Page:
I Smoke Alone: Indirect Effects of Solitary Cannabis Use on Negative Consequences Through Coping Motives

Sarah A. Okey, Jack T. Waddell, William R. Corbin

Research output: Contribution to journalArticlepeer-review

4 Scopus citations

Abstract

Objective: Using cannabis in solitary contexts is associated with greater cannabis use problems than using cannabis in social contexts. However, it remains unclear why solitary use predicts greater problems. Consistent with a social learning perspective, the current study examined whether cannabis use motives mediated the association between context of cannabis use and negative consequences. We also examined whether cannabis type (concentrates vs. flower) moderated the relation between context of use and motives. Method: Recreational college cannabis users (n = 387) reported their frequency of using cannabis alone or with others, motives for cannabis use, negative cannabis consequences, and type of cannabis typically used. Results: Solitary cannabis use was associated with greater global negative consequences through coping motives (β = 0.26, SE = 0.10, 95% CI [0.10, 0.43]). Cannabis type did not moderate relations between context and motives, despite concentrate users reporting more frequent cannabis use, more frequent solitary use, and greater consequences than flower users. Conclusions: Frequent cannabis use in solitary contexts was associated with greater negative cannabis consequences, both directly and indirectly via coping motives. Efforts to reduce frequent use of cannabis in solitary contexts, particularly for the purpose of coping, may be beneficial in reducing negative consequences.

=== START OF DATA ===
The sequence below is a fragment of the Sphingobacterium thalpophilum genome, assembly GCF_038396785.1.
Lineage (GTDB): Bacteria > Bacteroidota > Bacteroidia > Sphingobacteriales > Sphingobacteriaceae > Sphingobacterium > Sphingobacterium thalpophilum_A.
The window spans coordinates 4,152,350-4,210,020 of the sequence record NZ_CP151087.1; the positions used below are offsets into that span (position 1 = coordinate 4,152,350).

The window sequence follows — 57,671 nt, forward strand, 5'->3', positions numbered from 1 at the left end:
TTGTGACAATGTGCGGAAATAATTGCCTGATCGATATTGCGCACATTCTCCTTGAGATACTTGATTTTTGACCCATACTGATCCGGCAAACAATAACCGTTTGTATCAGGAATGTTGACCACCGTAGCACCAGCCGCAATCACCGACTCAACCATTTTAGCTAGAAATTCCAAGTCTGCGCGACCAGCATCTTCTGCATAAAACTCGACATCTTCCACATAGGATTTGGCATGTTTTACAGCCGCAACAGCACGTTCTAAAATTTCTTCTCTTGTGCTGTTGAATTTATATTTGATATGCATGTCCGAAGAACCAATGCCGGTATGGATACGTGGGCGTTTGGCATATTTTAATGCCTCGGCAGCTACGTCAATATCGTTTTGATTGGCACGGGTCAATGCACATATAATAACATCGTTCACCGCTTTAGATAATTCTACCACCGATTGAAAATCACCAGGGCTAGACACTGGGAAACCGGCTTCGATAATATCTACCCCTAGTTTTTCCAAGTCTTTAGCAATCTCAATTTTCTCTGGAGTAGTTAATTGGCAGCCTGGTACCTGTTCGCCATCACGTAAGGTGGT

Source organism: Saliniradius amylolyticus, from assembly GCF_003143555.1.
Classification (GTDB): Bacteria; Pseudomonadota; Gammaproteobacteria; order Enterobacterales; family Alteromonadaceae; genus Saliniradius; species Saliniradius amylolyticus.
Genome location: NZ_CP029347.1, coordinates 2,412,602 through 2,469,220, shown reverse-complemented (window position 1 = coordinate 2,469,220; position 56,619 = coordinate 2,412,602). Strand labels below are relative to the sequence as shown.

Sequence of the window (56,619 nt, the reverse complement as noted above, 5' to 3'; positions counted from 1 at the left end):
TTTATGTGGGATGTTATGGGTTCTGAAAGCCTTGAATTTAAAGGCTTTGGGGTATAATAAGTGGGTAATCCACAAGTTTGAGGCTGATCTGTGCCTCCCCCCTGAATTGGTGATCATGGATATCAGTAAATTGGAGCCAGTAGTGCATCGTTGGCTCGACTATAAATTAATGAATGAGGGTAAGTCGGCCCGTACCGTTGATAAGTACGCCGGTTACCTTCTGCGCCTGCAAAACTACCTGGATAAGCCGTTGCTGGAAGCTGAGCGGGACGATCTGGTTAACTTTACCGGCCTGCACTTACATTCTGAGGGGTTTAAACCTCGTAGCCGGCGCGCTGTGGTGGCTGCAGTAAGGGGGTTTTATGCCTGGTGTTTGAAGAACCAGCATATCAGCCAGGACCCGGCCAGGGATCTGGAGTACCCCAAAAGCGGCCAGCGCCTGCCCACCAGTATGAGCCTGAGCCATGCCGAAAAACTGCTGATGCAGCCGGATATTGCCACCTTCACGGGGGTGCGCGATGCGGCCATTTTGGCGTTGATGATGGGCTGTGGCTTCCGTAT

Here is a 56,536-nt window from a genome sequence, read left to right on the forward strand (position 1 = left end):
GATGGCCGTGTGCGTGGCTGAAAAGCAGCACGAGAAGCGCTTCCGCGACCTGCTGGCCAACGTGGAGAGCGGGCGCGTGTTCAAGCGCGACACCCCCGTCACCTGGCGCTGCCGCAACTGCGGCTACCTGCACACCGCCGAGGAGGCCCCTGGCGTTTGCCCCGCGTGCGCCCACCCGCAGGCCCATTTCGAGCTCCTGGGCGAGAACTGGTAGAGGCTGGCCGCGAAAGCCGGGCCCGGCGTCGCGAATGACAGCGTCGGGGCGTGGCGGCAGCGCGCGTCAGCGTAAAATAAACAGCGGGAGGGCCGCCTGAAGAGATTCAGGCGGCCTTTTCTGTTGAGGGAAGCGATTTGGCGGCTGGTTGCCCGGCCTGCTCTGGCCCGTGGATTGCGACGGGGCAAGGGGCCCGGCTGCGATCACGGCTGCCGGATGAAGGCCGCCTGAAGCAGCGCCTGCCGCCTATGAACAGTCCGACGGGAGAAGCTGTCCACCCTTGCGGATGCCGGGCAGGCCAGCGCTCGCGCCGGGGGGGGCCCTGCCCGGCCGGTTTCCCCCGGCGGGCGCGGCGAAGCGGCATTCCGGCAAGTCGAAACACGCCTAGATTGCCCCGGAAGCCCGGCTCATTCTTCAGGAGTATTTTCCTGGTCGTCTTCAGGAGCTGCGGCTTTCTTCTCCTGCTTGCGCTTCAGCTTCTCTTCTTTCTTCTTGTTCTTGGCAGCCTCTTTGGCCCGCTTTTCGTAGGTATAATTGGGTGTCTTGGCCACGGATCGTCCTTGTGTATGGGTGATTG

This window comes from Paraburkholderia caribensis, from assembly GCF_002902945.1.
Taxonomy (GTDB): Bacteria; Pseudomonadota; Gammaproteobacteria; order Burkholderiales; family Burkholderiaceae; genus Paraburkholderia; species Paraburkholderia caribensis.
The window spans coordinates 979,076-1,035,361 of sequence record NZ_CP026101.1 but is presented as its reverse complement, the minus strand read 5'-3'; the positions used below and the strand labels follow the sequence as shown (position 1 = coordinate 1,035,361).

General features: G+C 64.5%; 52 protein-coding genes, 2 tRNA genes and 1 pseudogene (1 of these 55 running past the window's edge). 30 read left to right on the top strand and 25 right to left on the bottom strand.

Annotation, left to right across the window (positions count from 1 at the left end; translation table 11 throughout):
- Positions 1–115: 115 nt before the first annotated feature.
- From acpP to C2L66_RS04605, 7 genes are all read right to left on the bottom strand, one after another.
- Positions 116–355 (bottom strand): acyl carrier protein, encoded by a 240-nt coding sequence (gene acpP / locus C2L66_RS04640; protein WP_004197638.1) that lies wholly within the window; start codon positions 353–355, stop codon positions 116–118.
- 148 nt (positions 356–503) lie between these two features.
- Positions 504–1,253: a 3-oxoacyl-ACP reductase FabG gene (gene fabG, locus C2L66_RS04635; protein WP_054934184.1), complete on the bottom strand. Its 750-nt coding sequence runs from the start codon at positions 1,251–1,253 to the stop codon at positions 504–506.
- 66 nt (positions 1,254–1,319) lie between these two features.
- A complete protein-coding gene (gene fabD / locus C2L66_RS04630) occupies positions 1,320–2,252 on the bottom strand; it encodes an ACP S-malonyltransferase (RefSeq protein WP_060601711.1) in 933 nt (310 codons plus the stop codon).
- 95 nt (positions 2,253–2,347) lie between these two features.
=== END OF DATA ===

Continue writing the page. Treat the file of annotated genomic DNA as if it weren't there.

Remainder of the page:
Original languageEnglish (US)
Pages (from-to)721-730
Number of pages10
JournalJournal of studies on alcohol and drugs
Volume83
Issue number5
DOIs
StatePublished - Sep 2022

ASJC Scopus subject areas

  • Health(social science)
  • Toxicology
  • Psychiatry and Mental health

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